While the cost is high, if you ask Kurt – it’s worth it. Eight years after his initial diagnosis of melanoma and 18 months following his diagnosis of metastatic melanoma, he is feeling better than he would ever have imagined given the severity of his disease and the dismal prospects for survival. He experienced some very unpleasant side effects from the months of Ipilimumab therapy and has lingering fatigue that requires him to schedule several daily naps. Still, he smiles and says, “Ipi has been miraculous for me. If it wasn’t for Ipi, I’d be dead!”
Dr. Montgomery agrees. And he has more good news for patients diagnosed with this devastating disease. While Ipi has increased the chances of surviving metastatic melanoma from one percent to 15 percent, he is confident that, with new immunotherapies currently in clinical trials, “We will see an increase in survivorship from 15 percent to 40 percent in just a few short years.” And that, he says, “really is a miracle.”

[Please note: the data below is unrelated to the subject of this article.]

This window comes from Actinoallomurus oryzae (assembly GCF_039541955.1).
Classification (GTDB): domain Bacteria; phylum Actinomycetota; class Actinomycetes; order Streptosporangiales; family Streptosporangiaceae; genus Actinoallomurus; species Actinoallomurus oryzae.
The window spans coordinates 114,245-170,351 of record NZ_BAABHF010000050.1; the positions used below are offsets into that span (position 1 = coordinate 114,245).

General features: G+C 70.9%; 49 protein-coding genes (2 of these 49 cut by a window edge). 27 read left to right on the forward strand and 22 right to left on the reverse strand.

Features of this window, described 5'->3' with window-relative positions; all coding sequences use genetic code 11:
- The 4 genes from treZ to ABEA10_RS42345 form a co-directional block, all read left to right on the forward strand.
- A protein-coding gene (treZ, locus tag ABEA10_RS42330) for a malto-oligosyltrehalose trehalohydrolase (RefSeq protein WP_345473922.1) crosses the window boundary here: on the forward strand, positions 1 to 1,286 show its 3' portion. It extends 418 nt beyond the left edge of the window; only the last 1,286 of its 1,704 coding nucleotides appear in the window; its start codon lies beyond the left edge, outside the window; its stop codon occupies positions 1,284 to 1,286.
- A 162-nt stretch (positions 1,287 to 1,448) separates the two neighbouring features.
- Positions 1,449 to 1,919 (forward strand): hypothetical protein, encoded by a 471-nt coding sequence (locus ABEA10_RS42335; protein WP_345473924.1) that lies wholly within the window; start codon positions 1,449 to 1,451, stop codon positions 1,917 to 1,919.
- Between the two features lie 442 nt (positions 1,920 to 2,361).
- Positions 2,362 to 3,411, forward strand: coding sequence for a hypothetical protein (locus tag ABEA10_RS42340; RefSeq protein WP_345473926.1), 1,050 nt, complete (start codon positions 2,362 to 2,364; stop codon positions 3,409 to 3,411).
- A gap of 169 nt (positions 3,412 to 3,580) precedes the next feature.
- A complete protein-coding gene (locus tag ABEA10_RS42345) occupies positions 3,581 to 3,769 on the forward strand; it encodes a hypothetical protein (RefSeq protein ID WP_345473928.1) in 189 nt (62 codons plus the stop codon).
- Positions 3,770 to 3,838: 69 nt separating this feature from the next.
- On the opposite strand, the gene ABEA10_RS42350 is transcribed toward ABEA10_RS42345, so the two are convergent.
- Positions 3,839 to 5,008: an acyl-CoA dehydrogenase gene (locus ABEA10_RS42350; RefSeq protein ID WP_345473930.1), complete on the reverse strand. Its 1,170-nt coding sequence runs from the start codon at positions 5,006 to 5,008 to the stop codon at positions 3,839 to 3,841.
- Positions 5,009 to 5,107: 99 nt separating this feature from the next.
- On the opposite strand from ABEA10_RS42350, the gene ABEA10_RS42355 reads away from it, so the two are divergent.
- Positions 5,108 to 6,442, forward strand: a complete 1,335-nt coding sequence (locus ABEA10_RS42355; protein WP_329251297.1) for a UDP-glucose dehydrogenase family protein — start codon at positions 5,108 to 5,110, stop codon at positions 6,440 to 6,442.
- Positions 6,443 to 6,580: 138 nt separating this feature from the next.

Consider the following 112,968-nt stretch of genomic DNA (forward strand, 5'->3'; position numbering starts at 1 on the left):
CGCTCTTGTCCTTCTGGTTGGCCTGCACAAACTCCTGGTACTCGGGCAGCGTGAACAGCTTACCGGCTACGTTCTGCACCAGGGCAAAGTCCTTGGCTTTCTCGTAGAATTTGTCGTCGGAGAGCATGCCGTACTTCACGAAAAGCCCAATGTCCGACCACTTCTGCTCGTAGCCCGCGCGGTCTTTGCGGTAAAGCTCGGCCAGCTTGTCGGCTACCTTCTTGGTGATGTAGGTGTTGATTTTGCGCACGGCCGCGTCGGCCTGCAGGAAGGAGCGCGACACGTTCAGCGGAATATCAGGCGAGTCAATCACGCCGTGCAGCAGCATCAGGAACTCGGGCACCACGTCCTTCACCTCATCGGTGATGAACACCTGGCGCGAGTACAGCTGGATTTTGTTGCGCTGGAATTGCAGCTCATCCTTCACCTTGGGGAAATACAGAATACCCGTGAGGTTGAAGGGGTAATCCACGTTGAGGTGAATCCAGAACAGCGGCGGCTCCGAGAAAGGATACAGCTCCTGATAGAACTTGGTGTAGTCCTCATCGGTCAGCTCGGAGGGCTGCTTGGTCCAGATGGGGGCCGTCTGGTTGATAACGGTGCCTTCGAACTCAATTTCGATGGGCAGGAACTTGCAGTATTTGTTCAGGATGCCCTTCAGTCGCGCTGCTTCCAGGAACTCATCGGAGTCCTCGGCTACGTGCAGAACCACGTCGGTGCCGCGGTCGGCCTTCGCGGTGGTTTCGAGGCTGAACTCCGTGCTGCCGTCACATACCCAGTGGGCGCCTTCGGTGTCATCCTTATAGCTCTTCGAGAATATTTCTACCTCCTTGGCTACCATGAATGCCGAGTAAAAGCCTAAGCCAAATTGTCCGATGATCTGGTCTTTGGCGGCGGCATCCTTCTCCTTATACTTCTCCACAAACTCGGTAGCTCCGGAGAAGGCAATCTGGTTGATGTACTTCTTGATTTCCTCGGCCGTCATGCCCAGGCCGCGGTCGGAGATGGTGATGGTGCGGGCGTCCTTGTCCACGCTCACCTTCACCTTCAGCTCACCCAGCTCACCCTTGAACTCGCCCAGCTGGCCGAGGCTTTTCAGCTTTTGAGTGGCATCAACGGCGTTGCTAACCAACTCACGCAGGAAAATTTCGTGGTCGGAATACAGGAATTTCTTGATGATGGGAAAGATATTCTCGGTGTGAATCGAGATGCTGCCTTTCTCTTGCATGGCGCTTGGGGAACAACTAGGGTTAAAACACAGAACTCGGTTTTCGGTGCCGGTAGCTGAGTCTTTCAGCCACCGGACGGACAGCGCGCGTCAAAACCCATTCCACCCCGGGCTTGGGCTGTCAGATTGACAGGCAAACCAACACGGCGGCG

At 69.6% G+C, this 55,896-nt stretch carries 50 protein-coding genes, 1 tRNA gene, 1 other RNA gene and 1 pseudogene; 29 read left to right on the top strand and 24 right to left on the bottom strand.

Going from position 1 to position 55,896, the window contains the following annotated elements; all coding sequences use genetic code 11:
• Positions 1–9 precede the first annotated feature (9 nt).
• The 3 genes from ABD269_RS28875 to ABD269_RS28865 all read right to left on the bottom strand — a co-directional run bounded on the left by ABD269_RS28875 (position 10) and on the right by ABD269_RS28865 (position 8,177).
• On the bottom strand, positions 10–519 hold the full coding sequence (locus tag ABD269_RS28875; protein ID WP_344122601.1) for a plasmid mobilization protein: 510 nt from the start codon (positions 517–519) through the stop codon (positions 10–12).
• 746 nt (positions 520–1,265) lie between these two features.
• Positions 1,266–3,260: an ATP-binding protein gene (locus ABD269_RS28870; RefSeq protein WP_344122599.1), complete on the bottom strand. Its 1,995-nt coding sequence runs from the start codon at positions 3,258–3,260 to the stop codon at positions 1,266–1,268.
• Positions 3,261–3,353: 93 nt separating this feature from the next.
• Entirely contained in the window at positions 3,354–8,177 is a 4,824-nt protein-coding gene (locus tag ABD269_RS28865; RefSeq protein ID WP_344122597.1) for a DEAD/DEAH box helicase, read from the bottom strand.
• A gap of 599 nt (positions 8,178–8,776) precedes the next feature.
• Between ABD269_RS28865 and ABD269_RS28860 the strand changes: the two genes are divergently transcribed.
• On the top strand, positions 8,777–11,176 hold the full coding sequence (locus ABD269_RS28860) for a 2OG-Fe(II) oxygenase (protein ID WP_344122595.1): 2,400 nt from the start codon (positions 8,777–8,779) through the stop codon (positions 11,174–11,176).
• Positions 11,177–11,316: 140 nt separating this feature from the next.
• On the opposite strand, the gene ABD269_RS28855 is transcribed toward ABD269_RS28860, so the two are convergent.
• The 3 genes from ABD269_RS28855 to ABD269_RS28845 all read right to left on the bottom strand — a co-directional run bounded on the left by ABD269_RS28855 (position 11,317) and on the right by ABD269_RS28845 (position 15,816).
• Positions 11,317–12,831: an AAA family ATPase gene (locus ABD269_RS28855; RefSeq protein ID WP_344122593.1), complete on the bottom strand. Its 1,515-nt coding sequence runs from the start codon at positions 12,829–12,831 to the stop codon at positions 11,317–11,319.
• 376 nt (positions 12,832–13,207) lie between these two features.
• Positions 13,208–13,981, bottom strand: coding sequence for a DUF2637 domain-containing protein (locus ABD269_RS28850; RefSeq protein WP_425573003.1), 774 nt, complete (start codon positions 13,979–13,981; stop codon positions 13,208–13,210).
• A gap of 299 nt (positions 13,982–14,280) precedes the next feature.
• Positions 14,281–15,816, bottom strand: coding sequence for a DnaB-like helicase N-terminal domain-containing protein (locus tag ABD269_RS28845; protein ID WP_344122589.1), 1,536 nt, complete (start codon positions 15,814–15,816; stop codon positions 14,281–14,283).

One American dies of melanoma every hour and 40 Idahoans die from the disease each year. Dr. Montgomery notes that while Idaho’s incidence of melanoma “is run-of-the-mill,” just a couple of years ago Boise had the dubious distinction of having the highest melanoma death rate in the country, and Idaho’s melanoma death rate is among the highest in the nation.
He also recommends one of the best ways to cut the risk of developing melanoma: “Never use a tanning bed, and don’t allow your child to use one.” Studies show that people who use tanning beds are at much higher risk for melanoma. Whether gotten indoors or outdoors, “There’s no such thing as a safe tan. Any tanning of the skin indicates that DNA damage is being done.”
Ken Dey served as Public Relations Coordinator at St. Luke's from 2008-2014.